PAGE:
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Picardy Shepherd Dog:

The Berger Picard dog, also known as the Picardy Shepherd, is a rare breed of French herding dog that is thought to have existed for centuries.



The Picardie region of France is where it became popular and was refined into its modern form, but the breed is thought to have been brought here by the Celts many centuries earlier. The Berger Picard has a rather scruffy, rustic, and mutt-like appearance, which is perhaps the reason why it never became popular and in fact almost became extinct. However, many people find it to be an extremely attractive and unique dog.



Even with regard to its temperament, the Berger Picard is a loyal, affectionate, and fun dog, making it an excellent pet.

This is a medium sized dog, approximately 25 inches in height and 30 kilograms in weight. The dog has a lean but muscular frame, and a rough, stiff coat that is rather long and shaggy.



Unlike many other such long haired dogs, the Picard’s fur is not soft and silky, and does not cover the eyes. The ears are triangular and long, but erect, giving the dog a rather alert and playful expression. This breed comes in rather wide range of colors – gray, black, red, shades of fawn, and several mixes of two of these colors.

As mentioned earlier, Picards are lively and affectionate dogs. They are generally good with children, and can be trained quite easily. Of course, as with any other breed, training must begin early in life, and must be conducted with patience and consistency, while maintain a firm but gentle approach. Picards can sometimes be stubborn, and only patience and leadership will overcome this trait. The dog must be motivated to perform and to learn, and cannot be forced into doing so. Berger Picard puppies must also be well socialized, as these dogs have a tendency towards protectiveness. While this trait makes them good guard dogs, it should not be allowed to get out of hand. In order to avoid behavioral problems, it is also important to give this dog sufficient exercise, preferably including the opportunity to engage in some sport.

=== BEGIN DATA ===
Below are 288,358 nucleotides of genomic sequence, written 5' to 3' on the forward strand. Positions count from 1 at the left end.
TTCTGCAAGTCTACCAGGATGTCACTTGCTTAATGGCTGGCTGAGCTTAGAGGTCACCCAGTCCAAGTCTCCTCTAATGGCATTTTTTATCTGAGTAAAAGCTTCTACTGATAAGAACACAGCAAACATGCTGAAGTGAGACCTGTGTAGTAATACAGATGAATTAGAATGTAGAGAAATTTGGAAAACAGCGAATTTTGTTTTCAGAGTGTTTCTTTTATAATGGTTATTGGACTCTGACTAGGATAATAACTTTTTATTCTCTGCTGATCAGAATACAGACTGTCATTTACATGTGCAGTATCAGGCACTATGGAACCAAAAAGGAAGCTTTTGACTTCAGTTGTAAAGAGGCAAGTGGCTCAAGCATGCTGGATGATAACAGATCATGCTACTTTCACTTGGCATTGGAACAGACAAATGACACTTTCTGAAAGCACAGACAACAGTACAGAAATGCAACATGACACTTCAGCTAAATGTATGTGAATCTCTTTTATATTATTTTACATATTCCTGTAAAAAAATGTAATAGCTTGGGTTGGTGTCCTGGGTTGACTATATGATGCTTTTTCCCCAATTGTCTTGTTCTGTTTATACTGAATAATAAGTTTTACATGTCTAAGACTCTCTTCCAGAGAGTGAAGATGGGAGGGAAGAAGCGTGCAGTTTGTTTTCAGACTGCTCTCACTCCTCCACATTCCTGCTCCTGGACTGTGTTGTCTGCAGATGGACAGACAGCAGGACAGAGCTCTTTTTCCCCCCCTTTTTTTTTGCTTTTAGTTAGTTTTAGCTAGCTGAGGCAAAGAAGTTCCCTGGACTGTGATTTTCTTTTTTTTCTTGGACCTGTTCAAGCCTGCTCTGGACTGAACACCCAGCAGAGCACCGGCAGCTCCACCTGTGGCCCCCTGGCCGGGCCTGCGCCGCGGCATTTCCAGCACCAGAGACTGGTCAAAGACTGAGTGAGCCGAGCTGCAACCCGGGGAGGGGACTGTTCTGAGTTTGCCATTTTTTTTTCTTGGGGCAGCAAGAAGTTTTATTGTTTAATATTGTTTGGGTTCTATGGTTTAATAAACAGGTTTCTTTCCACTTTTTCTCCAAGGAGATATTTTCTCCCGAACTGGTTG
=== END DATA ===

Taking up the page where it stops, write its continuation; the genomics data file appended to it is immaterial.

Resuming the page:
In spite of its shaggy coat, the Berger Picard dog does not require much grooming. These dogs do not shed much, and brushing once a month is usually enough. Trimming the fur and washing regularly is also not recommended. With regard to health, the two common problems are progressive retina atrophy and retina dysplasia, for which the dog should be tested yearly.

 
  Submitted on January 27, 2010